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http://unknownmisandry.blogspot.com/2011/12/champion-black-widow-serial-killers.html

More: Champion Black Widow Serial Killers

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http://unknownmisandry.blogspot.com/2014/07/female-serial-killers-of-asia.html

MORE Female Serial Killers of Asia

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For links to other cases of woman who murdered 2 or more husbands (or paramours), see Black Widow Serial Killers.

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3 comments:

  1. DONA CATHERINA OR KUSUMASANA DEVI.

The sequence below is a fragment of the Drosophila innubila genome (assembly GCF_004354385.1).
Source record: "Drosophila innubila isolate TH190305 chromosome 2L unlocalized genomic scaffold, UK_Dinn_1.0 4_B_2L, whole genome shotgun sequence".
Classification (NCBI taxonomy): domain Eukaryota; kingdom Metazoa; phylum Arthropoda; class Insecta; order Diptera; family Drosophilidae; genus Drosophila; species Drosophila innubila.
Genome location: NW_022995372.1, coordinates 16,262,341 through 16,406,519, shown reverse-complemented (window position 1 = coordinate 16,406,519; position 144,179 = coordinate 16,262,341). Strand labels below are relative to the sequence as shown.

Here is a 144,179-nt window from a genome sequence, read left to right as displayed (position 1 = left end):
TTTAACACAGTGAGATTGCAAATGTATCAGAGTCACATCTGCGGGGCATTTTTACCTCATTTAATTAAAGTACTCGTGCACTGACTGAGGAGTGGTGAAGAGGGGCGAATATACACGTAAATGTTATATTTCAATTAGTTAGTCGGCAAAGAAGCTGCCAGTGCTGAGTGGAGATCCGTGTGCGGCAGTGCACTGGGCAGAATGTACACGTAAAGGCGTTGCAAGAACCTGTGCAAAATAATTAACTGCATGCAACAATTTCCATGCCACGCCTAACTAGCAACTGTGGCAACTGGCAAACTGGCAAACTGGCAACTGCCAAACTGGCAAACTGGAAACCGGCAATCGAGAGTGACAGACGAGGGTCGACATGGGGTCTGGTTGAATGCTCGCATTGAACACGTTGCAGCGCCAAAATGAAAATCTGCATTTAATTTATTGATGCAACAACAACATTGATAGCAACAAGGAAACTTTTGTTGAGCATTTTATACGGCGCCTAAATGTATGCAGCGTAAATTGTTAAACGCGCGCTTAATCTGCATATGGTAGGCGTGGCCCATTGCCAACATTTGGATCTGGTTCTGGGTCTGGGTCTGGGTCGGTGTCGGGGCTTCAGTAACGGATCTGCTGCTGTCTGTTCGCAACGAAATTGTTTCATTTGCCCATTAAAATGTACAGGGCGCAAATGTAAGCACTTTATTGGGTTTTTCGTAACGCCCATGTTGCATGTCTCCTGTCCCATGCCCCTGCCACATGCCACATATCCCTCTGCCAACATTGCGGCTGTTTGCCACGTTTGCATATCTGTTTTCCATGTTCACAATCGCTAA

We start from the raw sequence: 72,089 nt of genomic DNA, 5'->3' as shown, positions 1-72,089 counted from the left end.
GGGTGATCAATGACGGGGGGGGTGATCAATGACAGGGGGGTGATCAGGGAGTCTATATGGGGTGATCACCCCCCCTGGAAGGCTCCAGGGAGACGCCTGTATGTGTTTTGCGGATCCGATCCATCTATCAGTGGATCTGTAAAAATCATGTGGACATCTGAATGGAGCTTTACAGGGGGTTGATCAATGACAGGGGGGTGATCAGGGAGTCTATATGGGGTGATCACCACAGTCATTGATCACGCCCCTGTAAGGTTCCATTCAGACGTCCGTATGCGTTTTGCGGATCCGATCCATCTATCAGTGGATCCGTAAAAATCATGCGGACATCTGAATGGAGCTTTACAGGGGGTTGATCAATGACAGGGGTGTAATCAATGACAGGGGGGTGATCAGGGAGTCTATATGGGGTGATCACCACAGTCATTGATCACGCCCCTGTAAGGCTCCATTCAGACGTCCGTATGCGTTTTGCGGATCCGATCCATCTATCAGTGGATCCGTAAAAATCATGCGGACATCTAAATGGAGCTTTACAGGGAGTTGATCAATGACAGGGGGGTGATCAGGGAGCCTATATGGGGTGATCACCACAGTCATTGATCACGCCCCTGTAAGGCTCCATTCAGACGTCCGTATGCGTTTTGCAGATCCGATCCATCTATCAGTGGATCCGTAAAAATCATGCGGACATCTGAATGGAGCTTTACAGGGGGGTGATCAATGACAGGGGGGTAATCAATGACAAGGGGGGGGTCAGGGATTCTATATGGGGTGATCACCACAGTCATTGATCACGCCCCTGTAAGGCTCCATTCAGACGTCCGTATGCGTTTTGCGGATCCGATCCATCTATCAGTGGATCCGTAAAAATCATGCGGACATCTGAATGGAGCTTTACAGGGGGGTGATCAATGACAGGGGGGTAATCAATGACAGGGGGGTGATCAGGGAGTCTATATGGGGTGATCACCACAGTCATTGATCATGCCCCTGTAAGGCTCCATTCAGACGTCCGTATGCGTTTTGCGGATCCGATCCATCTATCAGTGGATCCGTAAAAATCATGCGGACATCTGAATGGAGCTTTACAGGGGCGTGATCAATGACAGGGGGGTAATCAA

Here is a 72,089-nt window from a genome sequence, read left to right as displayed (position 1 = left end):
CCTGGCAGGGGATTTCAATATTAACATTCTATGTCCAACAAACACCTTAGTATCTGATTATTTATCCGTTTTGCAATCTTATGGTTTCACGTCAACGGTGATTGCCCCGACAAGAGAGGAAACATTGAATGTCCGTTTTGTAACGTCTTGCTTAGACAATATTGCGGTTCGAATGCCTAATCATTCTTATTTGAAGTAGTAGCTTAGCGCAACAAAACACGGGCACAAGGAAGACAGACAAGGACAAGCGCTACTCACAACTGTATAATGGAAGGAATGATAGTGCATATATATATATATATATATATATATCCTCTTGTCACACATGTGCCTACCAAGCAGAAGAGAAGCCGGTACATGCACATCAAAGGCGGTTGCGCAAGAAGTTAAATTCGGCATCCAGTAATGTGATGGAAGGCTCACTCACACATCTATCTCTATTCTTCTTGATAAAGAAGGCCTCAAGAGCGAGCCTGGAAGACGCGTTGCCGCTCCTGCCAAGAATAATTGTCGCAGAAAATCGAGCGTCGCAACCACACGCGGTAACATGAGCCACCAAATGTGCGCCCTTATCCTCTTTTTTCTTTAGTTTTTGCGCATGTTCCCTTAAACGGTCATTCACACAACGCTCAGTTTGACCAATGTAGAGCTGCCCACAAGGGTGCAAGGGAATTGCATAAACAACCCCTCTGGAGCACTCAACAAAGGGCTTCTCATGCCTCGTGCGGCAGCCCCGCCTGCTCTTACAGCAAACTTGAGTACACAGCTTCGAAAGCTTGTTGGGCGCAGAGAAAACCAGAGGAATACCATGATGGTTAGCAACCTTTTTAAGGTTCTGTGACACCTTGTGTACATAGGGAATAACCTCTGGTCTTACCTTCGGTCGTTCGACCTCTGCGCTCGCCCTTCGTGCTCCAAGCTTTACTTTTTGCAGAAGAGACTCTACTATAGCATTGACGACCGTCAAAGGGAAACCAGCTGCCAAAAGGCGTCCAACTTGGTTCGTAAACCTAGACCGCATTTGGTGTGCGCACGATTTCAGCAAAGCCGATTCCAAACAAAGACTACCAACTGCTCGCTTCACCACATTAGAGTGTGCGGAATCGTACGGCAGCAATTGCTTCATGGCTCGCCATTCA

Dona Catherina was a child survivor of a smallpox epidemic which effectively wiped out her entire family, the royal family of king Karaliyadde Bandara. As an orphan she was brought up by the nuns of the convent in Mannar. Wimaladharmasuriya the 1st, later on married Dona Catherina and by him, she begot three children, namely a son Mahastanne (the legal heir to the throne), two daughters Sunya Mahadasin and Cathan Adsain and lived in the old Palace. The Palace Complex was within the inner Fortress as indicated in Old Portuguese Maps. After the death of Wimaladharmasuriya 1st, his step-brother (cousin?) Senarat became king and married Dona Catherina. Through this marriage was born three sons one of whom was the great Rajasinha the 2nd, the warrior king.